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AmigaOS Manual: AmigaDOS Advanced Features

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The information in this appendix is intended for experienced AmigaDOS users. It includes the following:

  • Customizing the window
  • Customizing your Shell environment
  • Using Escape sequences
  • Customizing startup files
  • Customizing Kickstart

Customizing the Window

The Shell supports a WINDOW Tool Type in the Shell icon that allows you to specify the size, position, and features of the Shell window. The format of the Tool Types is as follows:


For a description of the options and arguments for the Shell window specification, see the description of the NEWSHELL command in Chapter 6 and the examples in Chapter 8.

Public Screens - PUBSCREEN Option

Applications creating screens can mark them as public, enabling other applications and utilities to open windows on the same screen. AmigaDOS commands that have PUBSCREEN/K in their templates allow the commands to open windows on public screens.

For example, the Input Preferences editor template contains PUBSCREEN/K; open this editor on a public screen by entering the following:

1> INPUT PUBSCREEN "public screen name"

You must supply the name of the public screen. The internal names for public screens are given by applications and do not necessarily match the screen title printed in the screen's title bar. A screen's name can be the same as the application's name; however, consult the application's documentation to determine if it opens public screens and how it names them.

Customizing the Shell

You can customize your Shell environment by changing the S:Shell-startup file, which is a script that is executed each time a new Shell is opened. You can edit Shell-startup to set up command aliases and to change the Shell prompt.

Using Aliases

An aliases is an abbreviation for a long and/or frequently used command. Aliases can be local or global. Local aliases are entered in a Shell window and are only recognized in that Shell. Global aliases area entered into the Shell-startup file and are recognized by all Shells.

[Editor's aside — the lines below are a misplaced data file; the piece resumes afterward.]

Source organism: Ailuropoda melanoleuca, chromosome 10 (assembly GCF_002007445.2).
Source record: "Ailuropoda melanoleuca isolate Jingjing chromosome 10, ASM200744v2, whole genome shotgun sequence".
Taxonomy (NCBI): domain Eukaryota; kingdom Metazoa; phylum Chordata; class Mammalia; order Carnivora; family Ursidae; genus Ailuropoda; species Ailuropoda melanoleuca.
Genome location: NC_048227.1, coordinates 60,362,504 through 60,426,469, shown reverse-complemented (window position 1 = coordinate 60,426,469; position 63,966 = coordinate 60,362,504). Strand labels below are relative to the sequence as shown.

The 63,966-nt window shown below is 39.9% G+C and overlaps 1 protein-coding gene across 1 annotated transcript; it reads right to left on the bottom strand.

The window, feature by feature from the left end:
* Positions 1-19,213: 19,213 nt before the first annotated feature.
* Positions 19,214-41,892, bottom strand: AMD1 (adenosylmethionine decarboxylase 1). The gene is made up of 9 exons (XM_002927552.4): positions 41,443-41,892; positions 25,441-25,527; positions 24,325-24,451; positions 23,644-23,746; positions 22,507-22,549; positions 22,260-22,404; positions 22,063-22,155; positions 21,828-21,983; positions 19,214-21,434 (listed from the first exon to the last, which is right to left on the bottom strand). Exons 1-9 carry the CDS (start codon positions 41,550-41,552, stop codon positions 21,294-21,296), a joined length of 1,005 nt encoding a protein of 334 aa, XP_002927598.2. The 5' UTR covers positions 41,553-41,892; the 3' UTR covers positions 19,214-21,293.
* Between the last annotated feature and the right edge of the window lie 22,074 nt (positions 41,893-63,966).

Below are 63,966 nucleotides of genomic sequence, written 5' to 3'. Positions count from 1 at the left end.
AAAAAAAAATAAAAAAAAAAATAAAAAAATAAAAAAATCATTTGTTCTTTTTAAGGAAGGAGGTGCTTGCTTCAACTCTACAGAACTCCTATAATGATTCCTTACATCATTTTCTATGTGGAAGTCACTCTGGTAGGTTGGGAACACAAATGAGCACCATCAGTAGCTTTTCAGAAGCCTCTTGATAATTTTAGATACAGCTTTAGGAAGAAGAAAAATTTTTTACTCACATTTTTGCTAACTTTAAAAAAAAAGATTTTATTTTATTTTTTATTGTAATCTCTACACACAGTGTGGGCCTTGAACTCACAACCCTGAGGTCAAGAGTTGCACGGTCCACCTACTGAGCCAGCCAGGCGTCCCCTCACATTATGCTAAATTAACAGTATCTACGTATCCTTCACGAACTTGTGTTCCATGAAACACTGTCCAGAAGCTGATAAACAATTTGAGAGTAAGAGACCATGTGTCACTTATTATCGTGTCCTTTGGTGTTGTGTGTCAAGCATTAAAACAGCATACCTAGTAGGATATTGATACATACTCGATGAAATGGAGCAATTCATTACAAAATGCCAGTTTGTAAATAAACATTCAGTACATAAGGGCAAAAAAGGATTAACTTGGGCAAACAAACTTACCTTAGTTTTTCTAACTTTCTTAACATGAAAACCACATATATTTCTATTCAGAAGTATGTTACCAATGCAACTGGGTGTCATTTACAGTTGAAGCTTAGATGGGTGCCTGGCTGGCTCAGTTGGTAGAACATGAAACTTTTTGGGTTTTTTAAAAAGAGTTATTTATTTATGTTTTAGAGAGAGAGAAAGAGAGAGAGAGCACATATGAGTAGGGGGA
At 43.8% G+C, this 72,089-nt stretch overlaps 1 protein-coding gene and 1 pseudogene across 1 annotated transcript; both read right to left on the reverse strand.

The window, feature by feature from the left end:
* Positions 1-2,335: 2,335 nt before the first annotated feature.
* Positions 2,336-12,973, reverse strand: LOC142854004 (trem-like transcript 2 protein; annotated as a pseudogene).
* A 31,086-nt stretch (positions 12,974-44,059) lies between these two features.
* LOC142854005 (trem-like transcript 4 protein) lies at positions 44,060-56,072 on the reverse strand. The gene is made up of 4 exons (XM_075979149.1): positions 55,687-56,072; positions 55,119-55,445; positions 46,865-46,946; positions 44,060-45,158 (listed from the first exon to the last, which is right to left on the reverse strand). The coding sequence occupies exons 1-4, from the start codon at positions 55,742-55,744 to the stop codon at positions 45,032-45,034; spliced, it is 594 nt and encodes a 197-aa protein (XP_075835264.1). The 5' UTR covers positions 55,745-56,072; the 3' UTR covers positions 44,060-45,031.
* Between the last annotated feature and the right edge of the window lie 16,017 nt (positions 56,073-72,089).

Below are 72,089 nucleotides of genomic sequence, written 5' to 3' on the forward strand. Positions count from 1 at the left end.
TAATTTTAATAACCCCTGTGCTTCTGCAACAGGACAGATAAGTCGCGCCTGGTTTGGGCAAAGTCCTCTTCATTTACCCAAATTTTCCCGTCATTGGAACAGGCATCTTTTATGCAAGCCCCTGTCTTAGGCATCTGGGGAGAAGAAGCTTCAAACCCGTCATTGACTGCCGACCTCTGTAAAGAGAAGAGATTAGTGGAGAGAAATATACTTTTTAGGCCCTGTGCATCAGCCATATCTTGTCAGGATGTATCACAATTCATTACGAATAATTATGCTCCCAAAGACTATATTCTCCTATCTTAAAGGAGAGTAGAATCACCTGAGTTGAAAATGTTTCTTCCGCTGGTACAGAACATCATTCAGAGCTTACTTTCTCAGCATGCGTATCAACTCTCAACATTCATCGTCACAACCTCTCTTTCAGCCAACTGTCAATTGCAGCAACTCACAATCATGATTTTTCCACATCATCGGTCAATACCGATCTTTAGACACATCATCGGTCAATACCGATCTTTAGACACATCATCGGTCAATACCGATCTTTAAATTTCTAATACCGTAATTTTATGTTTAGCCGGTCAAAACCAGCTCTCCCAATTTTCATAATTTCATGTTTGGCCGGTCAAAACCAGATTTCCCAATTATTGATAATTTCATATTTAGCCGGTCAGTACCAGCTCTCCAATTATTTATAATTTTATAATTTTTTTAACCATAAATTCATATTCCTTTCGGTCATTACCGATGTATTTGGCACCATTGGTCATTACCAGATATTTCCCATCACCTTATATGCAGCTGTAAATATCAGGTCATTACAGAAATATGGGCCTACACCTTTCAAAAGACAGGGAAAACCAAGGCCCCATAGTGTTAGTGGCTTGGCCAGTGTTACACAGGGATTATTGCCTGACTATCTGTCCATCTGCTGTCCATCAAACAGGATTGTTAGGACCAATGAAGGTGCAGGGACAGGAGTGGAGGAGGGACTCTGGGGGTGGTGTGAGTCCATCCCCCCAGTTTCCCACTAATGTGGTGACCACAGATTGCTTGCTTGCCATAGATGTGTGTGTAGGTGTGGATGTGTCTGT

The Alias format is as follows:

ALIAS <name> <string>

where <name> is the alias name to be entered at the Shell prompt to execute a command. The <string> is the command line to be executed.

See Chapter 6 for a full description of the ALIAS command and Chapter 8 for a list of useful aliases.

Changing the Prompt

The PROMPT command lets you customize the Shell prompt. By default, it shows the process number, a period, the current directory, a right angle bracket (>), and a space:


The prompt can display almost anything, with or without the process number and directory information. The return code of the last command executed can be included. The prompt can contain escape sequences, allowing you to change text color and style in the prompt string or clear the screen.

Benefits of customizing your Shell prompt include making the prompt:

  • Easier to distinguish from commands and their output
  • Match a prompt style with which you are familiar
  • More informative
  • Shorter

See Chapter 8 for examples of how to use escape sequences to make the prompt more readable.

Using Escape Sequences

Escape sequences can control how the text appears in a console window, such as the texrt color, style (bold, italics, underline), and margins. AmigaDOS recognizes standard ANSI X3.64 sequences entered on the command line or embedded in strings. Escape sequences consist of one or more characters, sometimes with a numerical argument, prefaced by the escape character. Spaces are not normally used in the sequence of characters.

The escape sequence is shown using the following format:



Esc Represents the Escape key. Press Esc or substitute *E if you are in an application such as ED that uses the Esc key for its own purposes. When you press Esc, a reversed-color open bracket ([) appears in the console window.
[ Represents the open bracket key, displayed in Figure D-1. If you country's keyboard does not have an open bracket key, press Alt plus the key shown, regardless of what is shown on the keycap.
# Represents a numerical argument.